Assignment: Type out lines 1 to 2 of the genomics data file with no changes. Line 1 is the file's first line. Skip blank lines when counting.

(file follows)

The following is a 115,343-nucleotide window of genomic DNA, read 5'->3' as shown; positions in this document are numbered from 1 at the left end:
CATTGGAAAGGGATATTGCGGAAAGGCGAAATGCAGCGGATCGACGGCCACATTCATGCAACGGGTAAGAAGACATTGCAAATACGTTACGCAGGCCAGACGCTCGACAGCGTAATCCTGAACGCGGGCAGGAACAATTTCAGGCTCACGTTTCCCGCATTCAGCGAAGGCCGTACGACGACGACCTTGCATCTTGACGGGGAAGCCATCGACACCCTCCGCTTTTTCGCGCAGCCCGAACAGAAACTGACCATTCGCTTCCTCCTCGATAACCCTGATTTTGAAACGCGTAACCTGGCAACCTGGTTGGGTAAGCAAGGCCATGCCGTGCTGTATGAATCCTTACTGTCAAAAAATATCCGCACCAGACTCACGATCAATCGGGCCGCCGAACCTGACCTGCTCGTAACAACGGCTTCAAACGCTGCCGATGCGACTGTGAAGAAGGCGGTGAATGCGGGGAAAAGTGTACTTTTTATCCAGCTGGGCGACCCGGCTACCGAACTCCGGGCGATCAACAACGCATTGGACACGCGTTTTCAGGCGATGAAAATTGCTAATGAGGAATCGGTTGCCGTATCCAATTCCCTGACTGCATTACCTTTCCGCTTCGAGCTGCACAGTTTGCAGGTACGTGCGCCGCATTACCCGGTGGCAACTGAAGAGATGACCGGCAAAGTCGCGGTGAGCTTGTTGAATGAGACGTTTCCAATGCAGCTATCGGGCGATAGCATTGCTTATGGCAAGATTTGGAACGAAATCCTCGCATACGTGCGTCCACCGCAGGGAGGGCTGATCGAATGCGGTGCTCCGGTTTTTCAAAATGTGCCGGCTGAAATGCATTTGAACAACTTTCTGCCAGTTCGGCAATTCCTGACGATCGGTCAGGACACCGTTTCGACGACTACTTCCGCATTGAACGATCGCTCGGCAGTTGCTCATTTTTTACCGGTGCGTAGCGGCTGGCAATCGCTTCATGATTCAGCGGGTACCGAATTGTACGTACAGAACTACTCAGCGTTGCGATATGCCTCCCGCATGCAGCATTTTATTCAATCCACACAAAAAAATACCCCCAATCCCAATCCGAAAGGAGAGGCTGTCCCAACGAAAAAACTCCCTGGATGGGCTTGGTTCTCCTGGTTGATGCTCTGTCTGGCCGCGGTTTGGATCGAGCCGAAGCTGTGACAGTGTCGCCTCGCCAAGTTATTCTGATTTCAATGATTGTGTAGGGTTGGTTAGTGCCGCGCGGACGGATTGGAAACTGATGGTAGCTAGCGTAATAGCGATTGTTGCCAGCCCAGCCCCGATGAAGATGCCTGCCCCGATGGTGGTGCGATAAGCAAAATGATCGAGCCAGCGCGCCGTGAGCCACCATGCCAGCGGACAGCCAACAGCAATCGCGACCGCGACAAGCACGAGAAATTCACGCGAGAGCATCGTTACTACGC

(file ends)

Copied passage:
The following is a 115,343-nucleotide window of genomic DNA, read 5'->3' as shown; positions in this document are numbered from 1 at the left end:
CATTGGAAAGGGATATTGCGGAAAGGCGAAATGCAGCGGATCGACGGCCACATTCATGCAACGGGTAAGAAGACATTGCAAATACGTTACGCAGGCCAGACGCTCGACAGCGTAATCCTGAACGCGGGCAGGAACAATTTCAGGCTCACGTTTCCCGCATTCAGCGAAGGCCGTACGACGACGACCTTGCATCTTGACGGGGAAGCCATCGACACCCTCCGCTTTTTCGCGCAGCCCGAACAGAAACTGACCATTCGCTTCCTCCTCGATAACCCTGATTTTGAAACGCGTAACCTGGCAACCTGGTTGGGTAAGCAAGGCCATGCCGTGCTGTATGAATCCTTACTGTCAAAAAATATCCGCACCAGACTCACGATCAATCGGGCCGCCGAACCTGACCTGCTCGTAACAACGGCTTCAAACGCTGCCGATGCGACTGTGAAGAAGGCGGTGAATGCGGGGAAAAGTGTACTTTTTATCCAGCTGGGCGACCCGGCTACCGAACTCCGGGCGATCAACAACGCATTGGACACGCGTTTTCAGGCGATGAAAATTGCTAATGAGGAATCGGTTGCCGTATCCAATTCCCTGACTGCATTACCTTTCCGCTTCGAGCTGCACAGTTTGCAGGTACGTGCGCCGCATTACCCGGTGGCAACTGAAGAGATGACCGGCAAAGTCGCGGTGAGCTTGTTGAATGAGACGTTTCCAATGCAGCTATCGGGCGATAGCATTGCTTATGGCAAGATTTGGAACGAAATCCTCGCATACGTGCGTCCACCGCAGGGAGGGCTGATCGAATGCGGTGCTCCGGTTTTTCAAAATGTGCCGGCTGAAATGCATTTGAACAACTTTCTGCCAGTTCGGCAATTCCTGACGATCGGTCAGGACACCGTTTCGACGACTACTTCCGCATTGAACGATCGCTCGGCAGTTGCTCATTTTTTACCGGTGCGTAGCGGCTGGCAATCGCTTCATGATTCAGCGGGTACCGAATTGTACGTACAGAACTACTCAGCGTTGCGATATGCCTCCCGCATGCAGCATTTTATTCAATCCACACAAAAAAATACCCCCAATCCCAATCCGAAAGGAGAGGCTGTCCCAACGAAAAAACTCCCTGGATGGGCTTGGTTCTCCTGGTTGATGCTCTGTCTGGCCGCGGTTTGGATCGAGCCGAAGCTGTGACAGTGTCGCCTCGCCAAGTTATTCTGATTTCAATGATTGTGTAGGGTTGGTTAGTGCCGCGCGGACGGATTGGAAACTGATGGTAGCTAGCGTAATAGCGATTGTTGCCAGCCCAGCCCCGATGAAGATGCCTGCCCCGATGGTGGTGCGATAAGCAAAATGATCGAGCCAGCGCGCCGTGAGCCACCATGCCAGCGGACAGCCAACAGCAATCGCGACCGCGACAAGCACGAGAAATTCACGCGAGAGCATCGTTACTACGC